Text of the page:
Folklorist Seamus Ennis has a line on Irish folk: “First you must learn the talk. And then you must learn the grip. And after that, you must learn the Truckley Howl. And then you have the whole lot, only just to keep on practicing it.”
Three piece traditional folk group The Truckley Howl have definitely been practicing - for at least 21 years each, apparently (despite their relative youth). And they have nailed down the Irish folk classics in their eponymous debut album, released in November last year.
It follows a successful tour of the United States last March - a good way around. You want to see this band live after listening.
From the opening feel-good reels of Grand Spy / McFadden’s Own to the uplifting closing tunes of The Stage / Johnny Cronin’s / The Flax in Bloom, this is a cleanly produced record - warm, rich and easy to listen to.
Concertina player Mairéad Hurley, John Blake on flute and guitar, and Nathan Gourley on fiddle and guitar show genuine talent for their instruments, with an album that is perfectly mastered - both in terms of musicianship and actual production quality.
A few niggles, though: the 14-track album does at times feel repetitive - with tracks like Louis Quinn’s / Spellan the Fiddler which often feeling too similar to other pieces here.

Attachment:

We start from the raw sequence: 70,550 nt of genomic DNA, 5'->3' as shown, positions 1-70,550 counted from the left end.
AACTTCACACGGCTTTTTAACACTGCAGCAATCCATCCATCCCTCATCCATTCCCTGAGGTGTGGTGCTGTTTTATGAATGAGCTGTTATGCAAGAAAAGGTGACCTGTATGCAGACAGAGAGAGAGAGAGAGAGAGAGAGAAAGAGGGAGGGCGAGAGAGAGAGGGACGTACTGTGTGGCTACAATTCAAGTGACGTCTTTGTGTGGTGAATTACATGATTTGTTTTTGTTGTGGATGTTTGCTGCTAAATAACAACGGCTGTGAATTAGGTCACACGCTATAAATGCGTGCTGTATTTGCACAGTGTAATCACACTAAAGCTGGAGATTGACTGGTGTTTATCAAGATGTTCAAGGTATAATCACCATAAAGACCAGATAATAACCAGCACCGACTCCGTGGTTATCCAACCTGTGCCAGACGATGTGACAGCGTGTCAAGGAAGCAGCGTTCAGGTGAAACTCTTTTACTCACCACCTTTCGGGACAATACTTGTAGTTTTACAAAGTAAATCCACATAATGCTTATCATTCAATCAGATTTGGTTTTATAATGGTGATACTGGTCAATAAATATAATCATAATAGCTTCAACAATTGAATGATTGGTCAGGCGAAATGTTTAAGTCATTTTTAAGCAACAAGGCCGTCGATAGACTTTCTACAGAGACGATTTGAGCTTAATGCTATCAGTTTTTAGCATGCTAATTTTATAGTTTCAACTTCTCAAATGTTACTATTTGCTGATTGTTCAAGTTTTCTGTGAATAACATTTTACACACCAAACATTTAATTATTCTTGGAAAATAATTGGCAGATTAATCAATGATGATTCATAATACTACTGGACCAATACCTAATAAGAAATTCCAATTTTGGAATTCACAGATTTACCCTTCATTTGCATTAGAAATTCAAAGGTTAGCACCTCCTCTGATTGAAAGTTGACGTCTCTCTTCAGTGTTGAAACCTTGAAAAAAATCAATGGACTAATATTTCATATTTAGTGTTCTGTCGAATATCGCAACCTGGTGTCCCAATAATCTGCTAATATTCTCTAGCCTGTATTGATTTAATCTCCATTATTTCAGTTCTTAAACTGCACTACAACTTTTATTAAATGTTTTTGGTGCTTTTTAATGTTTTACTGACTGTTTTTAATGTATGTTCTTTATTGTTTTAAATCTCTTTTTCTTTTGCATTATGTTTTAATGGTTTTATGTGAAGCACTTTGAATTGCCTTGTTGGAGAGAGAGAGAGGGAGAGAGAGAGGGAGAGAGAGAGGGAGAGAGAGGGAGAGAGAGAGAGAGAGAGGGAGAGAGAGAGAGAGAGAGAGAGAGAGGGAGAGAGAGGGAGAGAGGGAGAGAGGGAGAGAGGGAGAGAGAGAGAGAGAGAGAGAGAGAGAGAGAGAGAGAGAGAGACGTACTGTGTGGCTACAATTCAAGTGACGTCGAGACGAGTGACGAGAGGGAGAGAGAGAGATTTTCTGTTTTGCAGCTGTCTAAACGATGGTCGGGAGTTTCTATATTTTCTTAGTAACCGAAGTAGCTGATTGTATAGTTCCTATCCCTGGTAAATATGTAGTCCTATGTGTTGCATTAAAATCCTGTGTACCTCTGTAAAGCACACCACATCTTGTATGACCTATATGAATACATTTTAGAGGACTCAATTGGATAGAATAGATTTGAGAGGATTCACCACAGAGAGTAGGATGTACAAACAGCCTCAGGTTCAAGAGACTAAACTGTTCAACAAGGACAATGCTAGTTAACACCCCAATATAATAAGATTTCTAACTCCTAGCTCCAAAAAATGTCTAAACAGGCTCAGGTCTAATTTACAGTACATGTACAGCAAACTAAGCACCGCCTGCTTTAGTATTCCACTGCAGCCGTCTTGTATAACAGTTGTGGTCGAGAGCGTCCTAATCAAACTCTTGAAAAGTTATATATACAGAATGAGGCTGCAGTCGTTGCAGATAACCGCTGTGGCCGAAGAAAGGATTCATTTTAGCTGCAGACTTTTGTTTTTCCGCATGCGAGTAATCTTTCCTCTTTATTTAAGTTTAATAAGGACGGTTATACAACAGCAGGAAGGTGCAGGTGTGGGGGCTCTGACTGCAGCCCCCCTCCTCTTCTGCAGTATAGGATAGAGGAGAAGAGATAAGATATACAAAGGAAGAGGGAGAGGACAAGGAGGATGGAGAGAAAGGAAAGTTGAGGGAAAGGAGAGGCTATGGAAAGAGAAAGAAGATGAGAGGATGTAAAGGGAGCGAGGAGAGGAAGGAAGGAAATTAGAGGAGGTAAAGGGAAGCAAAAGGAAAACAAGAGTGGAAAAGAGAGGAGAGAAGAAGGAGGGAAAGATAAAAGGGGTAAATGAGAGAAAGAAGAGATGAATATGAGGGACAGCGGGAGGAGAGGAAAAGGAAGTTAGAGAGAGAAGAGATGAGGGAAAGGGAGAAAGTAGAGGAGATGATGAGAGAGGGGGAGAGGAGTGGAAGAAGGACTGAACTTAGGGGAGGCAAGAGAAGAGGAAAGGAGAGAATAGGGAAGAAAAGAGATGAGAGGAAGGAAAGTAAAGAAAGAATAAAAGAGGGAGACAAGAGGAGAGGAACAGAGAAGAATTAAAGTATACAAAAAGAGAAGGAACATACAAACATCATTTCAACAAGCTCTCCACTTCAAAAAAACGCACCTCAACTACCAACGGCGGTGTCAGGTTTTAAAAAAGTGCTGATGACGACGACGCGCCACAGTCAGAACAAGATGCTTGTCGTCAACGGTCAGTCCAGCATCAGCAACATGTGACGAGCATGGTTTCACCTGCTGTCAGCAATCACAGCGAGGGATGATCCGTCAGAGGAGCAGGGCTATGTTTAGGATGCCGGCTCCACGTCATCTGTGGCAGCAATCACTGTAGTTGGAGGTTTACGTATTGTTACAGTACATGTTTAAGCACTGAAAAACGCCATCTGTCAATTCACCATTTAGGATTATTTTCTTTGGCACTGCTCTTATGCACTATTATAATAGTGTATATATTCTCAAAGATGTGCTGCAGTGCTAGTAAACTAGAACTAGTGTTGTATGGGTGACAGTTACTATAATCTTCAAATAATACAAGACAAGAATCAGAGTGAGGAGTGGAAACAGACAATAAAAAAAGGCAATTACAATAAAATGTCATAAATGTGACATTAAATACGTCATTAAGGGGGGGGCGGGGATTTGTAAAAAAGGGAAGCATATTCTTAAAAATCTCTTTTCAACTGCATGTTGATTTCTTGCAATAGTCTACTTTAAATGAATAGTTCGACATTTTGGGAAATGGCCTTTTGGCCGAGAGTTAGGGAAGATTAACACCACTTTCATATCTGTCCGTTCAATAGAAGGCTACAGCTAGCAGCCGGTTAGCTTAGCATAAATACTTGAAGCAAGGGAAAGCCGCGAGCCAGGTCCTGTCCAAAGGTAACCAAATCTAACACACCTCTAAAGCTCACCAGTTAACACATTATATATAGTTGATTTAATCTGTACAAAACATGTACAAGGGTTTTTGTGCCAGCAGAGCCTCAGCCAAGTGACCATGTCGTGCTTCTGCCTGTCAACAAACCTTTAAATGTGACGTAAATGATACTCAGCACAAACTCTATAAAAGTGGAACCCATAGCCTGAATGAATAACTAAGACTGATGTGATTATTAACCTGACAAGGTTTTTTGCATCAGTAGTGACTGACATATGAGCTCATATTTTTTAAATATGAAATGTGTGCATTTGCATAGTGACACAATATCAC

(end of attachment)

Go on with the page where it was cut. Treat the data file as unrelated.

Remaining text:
It’s why the addition of piano on songs like The Shoemaker’s Fancy / The Clare Shout is a nice touch, and helps avoid creating another instrumentally-homogenous jig album.
Nonetheless, this is not an album for experimenters. Though well produced, it’s a dynamically uniform record, and if you’re into slightly more 21st century folk, you do long for something unusual to be thrown at you - with most songs ending on a drawn-out unison note, and with very similar reels bundled together.
You may find yourself wishing for more harmonisation between the fiddle and concertina, while on tracks like Tom Moylan’s Frolics / Papa’s Pet / The Spike Island Lasses you’re left hoping for a splash of guitar virtuosity. And John Blake’s flute is a too-rare thing on this production.
But while the rebel wants them to tear up the rulebook, you hear the record and you want to see them live.
So for lovers of real traditional folk - there’s nothing ’nu-folk’ about this first offering - this is a great advert for the band. And despite a few niggles, I’m sold.Josiah Mortimer
Self-released in 2016.
1. the Grand Spy/McFadden’s Own
2. The Shoemaker’s Fancy/The Clare Shout
3. Louis Quinn’s/Spellan the Fiddler
4. Tom Moylan’s Frolics/Papa’s Pet/The Spike Island Lasses
5. Champagne Charlie/The Horseshoe/Bill Harte’s
6. Dogs Among the Bushes/John Kelly’s College Groves/The Whistling Postman
7. By Golly/The Humours of Rahey
8. The Post Office/The Mountain Top
9. Ah Surely/The Copperplate
10. The Spanish Fandango
11. Miss McDonald’s/John Dwyer’s
12. O’Rahilly’s Grave/Paddy Mills’
13. The Furze in Bloom/Tumble the Tinker
14. The Stage/Johnny Cronin’s/The Flax in Bloom